It is in this climate that Israel itself initiated the Oslo peace process. To be sure, the PLO at this stage was woefully out of touch with the reality of life under occupation. Palestinian activists in the West Bank and Gaza Strip led an intifada structured around the idea of rights.
Statehood was, at best, a secondary concern for those living under Israeli control. And yet, the architects of Oslo focused on statehood at the expense of a rights-based discourse.
This is a critical but often overlooked footnote of the Oslo story, as historically nothing has frightened Israel more than united and unarmed Palestinians demanding rights. Such an approach helped bring an end to apartheid in South Africa, the Rhodesian regime and French colonisation in Algeria. Pick any contemporary colonial episode and you will find the fear of rights-based protest.
Taken from this perspective, the Oslo Accords were a clear attempt to shift the discourse away from rights to statehood and security. Ultimate justice for Palestinians, as the architects of the accords framed it, was an independent Palestinian state. With the benefit of hindsight, we now understand that Israel was never going to allow such an outcome but the discourse of statehood played straight into Tel Aviv's public relations campaign.
The Palestinian Authority, an essentially unelected body controlled by Israel, became the representative of the Palestinian state in the eyes of the world's media. The plight of a West Bank farmer or village losing their land due to expanding Israeli settlements mattered little (and thus received little media coverage) because such a story did not fit with the security narrative that we use to describe the needs of a state.
The conflict transformed into one in which Israel and Palestine were relative equals, each striving for peace and security within their respective borders. The reality, however, was very different. The conflict actually was – and still is – one in which Israel occupies all of Palestine and continues to entrench its domination of Palestinian life. As the Oslo talks dragged on, the occupation quietly drifted away as the key facet of the conflict and was replaced by the security narrative we know today.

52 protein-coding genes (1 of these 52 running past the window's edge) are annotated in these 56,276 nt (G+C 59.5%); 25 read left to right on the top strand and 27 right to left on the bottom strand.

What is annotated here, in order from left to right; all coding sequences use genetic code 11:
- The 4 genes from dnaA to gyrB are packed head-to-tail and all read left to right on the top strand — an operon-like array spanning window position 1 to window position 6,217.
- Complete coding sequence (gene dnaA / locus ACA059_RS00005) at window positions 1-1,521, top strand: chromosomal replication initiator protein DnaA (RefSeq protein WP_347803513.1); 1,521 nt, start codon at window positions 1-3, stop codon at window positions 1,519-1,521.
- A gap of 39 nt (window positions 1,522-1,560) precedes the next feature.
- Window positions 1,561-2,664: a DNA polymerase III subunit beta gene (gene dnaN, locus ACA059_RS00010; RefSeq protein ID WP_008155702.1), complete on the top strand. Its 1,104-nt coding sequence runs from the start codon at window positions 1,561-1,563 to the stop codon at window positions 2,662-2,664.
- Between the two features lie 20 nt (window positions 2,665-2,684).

Indeed, one of Oslo’s many faults was that it failed to recognise Israel’s control over the entire land area between the Mediterranean Sea and Jordan River. Land crossings, airspace and maritime borders were left in Israeli hands to be “negotiated at a later time”.
Furthermore, Israel violated the letter of the Oslo Accords and conducted military raids and operations inside areas nominally under Palestinian control. Looking back, such realities reveal how the accords were destined to fail from the start.
In the 25 years since that fateful handshake between Arafat and Rabin in the grounds of the White House, the reality on the ground for Palestinians has never been bleaker. While never operating as a genuine peace broker, the United States did pay lip service to legitimate needs on both sides.
That is no longer the case since US President Donald Trump decided the best way to solve the conflict was to unilaterally side with Israeli demands. This strategy is certainly abrasive but is it really that different in complexion to the approaches of previous US administrations?
The Oslo Accords are dead. They served to advance, entrench and protect Israel’s occupation and we can thus mourn their passing with a sense of hope on the horizon. The rights-based discourse survives as it has throughout other conflicts from Africa to India.
The next chapter in Israel-Palestine has already started and, despite its verbose rhetoric, the Palestinian desire to live with rights will not be silenced nor fade. If Palestinians can survive Oslo, they can survive anything.
Joseph Dana is the editor of emerge85, a project exploring change in the emerging world and its global impact